Romario vows to investigate FIFA irregularities

Former star striker Romario is pledging to step up his efforts

in Brazil’s parliament to shed light on alleged irregularities

involving FIFA and Brazilian football federation president Ricardo


Romario, now a congressman, said he is teaming up with other

Brazilian legislators to investigate football’s governing body

ahead of the 2014 World Cup in Brazil.

Romario will pressure Swiss authorities to release documents

which allegedly show that Teixeira was one of the members accused

of taking kickbacks from a former FIFA marketing partner in the


Teixeira is president of the organizing committee for the 2014

World Cup.

Romario said on his website Thursday that he and other

legislators will ask Swiss authorities to let them review files

from a court case involving former FIFA marketing partner ISL,

which collapsed in 2001.

Romario said access to the documents is ”crucial for the (World

Cup) to take place with clarity and honesty in our country.”

British broadcaster BBC has reported that court documents name

Teixeira and President Sepp Blatter’s predecessor, Joao Havelange,

as two FIFA members who repaid kickbacks worth $7 million. FIFA has

blocked the court in Zug from identifying the officials.

Blatter last month promised to release the files from the

10-year-old corruption scandal as part of his efforts to reform

FIFA and world football after a slew of scandals involving bribery,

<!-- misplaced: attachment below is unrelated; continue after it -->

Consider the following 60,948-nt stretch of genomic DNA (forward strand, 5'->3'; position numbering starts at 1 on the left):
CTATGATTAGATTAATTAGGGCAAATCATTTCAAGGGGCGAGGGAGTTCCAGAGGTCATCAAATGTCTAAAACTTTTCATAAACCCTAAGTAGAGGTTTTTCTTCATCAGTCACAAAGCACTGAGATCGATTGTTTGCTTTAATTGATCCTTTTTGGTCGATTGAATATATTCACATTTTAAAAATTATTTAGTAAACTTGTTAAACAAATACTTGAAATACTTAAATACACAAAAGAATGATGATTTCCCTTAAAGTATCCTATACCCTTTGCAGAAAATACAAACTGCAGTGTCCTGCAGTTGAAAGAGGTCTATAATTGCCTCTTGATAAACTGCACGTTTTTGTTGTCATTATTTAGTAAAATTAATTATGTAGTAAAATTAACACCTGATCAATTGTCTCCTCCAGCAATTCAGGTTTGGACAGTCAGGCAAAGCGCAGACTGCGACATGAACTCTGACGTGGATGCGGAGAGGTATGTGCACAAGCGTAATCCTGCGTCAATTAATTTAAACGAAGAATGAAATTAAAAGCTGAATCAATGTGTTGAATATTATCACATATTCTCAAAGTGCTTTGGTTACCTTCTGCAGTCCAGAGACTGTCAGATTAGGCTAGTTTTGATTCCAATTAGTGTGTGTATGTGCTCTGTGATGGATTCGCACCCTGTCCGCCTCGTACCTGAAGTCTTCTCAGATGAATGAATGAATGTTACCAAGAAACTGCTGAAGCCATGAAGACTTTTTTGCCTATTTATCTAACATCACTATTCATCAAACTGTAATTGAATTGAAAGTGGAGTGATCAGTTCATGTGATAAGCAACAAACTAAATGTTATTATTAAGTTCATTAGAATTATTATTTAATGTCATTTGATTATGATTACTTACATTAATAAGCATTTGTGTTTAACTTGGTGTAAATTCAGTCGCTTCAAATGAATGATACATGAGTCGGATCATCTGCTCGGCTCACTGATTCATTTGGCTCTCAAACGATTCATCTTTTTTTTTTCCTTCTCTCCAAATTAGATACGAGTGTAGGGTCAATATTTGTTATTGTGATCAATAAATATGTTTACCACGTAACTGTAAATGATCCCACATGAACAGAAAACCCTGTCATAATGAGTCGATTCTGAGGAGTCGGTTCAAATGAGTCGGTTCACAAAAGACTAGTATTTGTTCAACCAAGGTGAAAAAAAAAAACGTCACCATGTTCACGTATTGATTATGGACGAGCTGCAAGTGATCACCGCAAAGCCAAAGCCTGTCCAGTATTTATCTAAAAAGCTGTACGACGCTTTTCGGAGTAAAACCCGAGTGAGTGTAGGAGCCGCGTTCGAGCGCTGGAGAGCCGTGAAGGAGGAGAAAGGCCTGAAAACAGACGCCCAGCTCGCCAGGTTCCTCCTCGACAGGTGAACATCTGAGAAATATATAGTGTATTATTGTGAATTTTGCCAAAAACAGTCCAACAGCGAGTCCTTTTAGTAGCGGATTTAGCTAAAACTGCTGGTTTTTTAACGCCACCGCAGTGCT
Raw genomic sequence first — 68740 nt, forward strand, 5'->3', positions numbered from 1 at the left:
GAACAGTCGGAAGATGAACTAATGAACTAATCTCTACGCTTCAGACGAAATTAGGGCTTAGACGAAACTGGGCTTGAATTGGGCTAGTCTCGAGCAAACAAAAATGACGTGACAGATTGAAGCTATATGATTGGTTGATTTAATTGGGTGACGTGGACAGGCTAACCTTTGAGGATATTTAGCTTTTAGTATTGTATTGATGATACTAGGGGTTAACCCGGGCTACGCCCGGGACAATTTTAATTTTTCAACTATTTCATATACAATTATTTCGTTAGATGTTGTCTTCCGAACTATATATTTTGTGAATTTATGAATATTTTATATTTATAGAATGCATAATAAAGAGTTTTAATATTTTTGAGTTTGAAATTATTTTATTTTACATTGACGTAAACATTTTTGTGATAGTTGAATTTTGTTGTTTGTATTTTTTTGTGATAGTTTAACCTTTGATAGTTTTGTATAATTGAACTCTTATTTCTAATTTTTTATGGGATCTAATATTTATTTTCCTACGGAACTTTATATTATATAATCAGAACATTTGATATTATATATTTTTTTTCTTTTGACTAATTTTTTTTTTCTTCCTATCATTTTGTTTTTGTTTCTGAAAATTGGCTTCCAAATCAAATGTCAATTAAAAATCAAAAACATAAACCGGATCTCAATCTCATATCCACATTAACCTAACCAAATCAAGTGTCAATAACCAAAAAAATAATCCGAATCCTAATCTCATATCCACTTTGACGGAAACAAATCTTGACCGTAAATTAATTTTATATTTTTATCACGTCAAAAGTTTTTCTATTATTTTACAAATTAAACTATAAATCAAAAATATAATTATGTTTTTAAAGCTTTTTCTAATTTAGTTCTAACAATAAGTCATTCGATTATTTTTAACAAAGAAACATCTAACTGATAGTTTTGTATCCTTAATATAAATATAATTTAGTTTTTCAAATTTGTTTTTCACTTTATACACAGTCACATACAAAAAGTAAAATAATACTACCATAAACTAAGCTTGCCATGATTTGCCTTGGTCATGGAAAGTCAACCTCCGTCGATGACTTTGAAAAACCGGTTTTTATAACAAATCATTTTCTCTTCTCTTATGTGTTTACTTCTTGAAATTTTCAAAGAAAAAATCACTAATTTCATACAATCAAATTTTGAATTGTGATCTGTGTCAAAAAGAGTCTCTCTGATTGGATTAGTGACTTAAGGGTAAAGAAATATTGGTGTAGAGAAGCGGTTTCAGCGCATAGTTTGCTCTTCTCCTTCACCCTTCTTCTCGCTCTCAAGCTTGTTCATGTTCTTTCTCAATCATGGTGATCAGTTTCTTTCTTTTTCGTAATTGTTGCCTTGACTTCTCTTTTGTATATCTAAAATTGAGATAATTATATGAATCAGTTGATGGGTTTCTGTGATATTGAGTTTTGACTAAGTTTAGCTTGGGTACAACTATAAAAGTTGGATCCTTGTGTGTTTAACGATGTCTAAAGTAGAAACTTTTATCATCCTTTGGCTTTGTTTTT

vote-rigging and ticket scams. He said his executive committee will

reopen the ISL dossier at a Dec. 16-17 meeting in Tokyo.

Teixeira and FIFA Secretary General Jerome Valcke participated

in a congressional committee meeting Wednesday, in which Romario

asked them several questions about alleged irregularities involving

the Brazilian football official and the sports’ governing body, but

got few and evasive answers from the duo.

The congressional committee was meeting to discuss the approval

of a law needed for the 2014 World Cup and was not directly related

to Romario’s decision to investigate Teixeira and FIFA.

In his first year as a congressman, Romario has been very active

in monitoring Brazil’s preparations for the World Cup and the 2016

Rio Olympics, saying he wants to make sure that everything will be

ready in time and that public money will be well spent.

”I was elected by thousands of votes to occupy this chair,” he

said. ”I’ve have nothing against FIFA or against the Brazilian

federation, but as a congressman I have the responsibility to

defend the sovereignty of my country. I will fight until I can’t to

keep FIFA from establishing a state within this state.”

The Brazilian Congress has twice investigated Teixeira for

alleged wrongdoing, but the inquiries were never completed.

One of the most powerful men in Brazilian football, Teixeira has

been repeatedly attacked by local media over alleged irregularities

during his reign since taking over the federation in 1989.

Earlier this year, a prosecutor ordered Brazilian police to

investigate him over a money transfer allegedly stemming from the

ISL kickbacks.

Teixeira has never been convicted and denies any wrongdoing.

He recently also was accused of unethical behavior by the former

chairman of England’s Football Association, David Triesman, who

said during a British parliamentary inquiry that Teixeira and other

FIFA executive committee members engaged in improper conduct during

bidding for the 2018 World Cup.

FIFA dismissed those accusations, and the Brazilian official

said the allegations were made because the English were upset over

losing the World Cup bid.

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